Re: Big files in ext2fs (but not i_osync)

Albert D. Cahalan (
Tue, 3 Mar 1998 07:20:00 -0500 (EST)

Itai Nahshon writes:
> Albert D. Cahalan wrote:

>> Less complicated:
>> Because of the block groups, fragments will always contain less
>> than 2**16 blocks. Correct? The 12 direct pointers are enough
>> space for 8 extents if you skip the file offset information.
>> The file offset information can be skipped since a linear search
>> through 8 extents is not too bad.
> Maybe, but it does not allow any form of sparse files!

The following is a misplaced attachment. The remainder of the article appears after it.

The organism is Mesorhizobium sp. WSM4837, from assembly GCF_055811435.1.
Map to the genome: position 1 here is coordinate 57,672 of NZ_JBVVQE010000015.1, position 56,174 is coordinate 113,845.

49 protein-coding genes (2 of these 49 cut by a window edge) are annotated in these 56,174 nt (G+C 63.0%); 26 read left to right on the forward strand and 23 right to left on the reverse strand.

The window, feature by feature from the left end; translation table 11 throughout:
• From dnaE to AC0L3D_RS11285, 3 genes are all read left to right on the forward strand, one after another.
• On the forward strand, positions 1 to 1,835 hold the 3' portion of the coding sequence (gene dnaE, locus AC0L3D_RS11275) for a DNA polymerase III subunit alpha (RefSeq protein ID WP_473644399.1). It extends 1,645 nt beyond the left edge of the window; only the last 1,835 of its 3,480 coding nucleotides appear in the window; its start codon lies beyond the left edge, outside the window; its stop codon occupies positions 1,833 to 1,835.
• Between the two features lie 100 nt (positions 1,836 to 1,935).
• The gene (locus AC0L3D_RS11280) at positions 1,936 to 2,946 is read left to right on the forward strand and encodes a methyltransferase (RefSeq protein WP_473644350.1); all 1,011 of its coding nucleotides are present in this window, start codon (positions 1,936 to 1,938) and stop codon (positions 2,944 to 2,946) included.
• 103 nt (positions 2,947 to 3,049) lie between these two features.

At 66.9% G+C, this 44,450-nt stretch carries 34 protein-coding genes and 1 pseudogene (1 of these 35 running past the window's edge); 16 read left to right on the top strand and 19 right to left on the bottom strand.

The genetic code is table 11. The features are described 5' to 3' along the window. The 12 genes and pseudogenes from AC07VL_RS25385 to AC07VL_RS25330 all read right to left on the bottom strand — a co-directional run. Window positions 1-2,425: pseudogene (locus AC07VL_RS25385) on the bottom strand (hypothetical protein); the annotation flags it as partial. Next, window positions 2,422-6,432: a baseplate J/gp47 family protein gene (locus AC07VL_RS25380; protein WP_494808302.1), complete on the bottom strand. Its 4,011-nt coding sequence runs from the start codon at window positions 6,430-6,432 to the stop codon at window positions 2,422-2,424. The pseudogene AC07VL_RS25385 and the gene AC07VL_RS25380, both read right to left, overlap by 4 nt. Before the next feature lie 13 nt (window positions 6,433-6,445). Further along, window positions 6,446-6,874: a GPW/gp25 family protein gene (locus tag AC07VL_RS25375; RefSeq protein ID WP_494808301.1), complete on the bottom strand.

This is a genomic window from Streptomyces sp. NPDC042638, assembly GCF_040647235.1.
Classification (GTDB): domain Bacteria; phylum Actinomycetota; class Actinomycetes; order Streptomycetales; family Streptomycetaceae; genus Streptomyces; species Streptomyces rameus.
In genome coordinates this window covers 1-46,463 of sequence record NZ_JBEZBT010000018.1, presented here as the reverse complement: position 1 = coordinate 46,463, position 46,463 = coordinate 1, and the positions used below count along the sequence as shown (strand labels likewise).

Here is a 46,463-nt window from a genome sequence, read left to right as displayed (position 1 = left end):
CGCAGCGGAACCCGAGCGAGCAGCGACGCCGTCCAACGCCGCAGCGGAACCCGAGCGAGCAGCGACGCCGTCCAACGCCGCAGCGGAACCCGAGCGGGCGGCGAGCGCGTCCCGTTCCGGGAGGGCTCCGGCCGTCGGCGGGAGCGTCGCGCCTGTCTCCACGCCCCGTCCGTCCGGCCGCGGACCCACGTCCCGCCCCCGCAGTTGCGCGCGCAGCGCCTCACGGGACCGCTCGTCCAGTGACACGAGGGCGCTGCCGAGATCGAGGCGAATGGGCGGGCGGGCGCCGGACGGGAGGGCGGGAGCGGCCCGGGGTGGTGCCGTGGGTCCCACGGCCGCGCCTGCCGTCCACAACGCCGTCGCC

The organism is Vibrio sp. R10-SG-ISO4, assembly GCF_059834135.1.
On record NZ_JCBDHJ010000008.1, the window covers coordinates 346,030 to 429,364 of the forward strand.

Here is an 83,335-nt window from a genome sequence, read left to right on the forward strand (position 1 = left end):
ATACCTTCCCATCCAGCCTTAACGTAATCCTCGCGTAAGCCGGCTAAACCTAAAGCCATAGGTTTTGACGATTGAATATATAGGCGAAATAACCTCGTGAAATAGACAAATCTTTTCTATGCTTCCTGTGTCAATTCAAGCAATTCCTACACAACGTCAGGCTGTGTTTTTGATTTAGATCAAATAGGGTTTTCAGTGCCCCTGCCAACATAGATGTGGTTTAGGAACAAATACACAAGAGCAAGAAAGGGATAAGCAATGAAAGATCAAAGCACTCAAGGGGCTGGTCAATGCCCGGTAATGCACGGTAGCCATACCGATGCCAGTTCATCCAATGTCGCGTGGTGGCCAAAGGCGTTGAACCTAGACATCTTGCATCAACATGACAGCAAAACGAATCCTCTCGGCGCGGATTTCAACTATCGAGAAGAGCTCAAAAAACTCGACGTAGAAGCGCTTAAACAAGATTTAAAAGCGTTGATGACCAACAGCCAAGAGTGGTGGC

Sure it does, since you can always revert to traditional ext2
as soon as some broken software tries to make a sparse file.
If extents already exist, the remaining ones get filled in with
one-block references to block 0.

A file with 1 block at a random location is never going to be
faster than a file with 1 block at the beginning, and it will
always be slower on traditional unix filesystems like ext2.
I think sparse files are a hack related to a.out binary format
and obsolete database libraries.

To unsubscribe from this list: send the line "unsubscribe linux-kernel" in
the body of a message to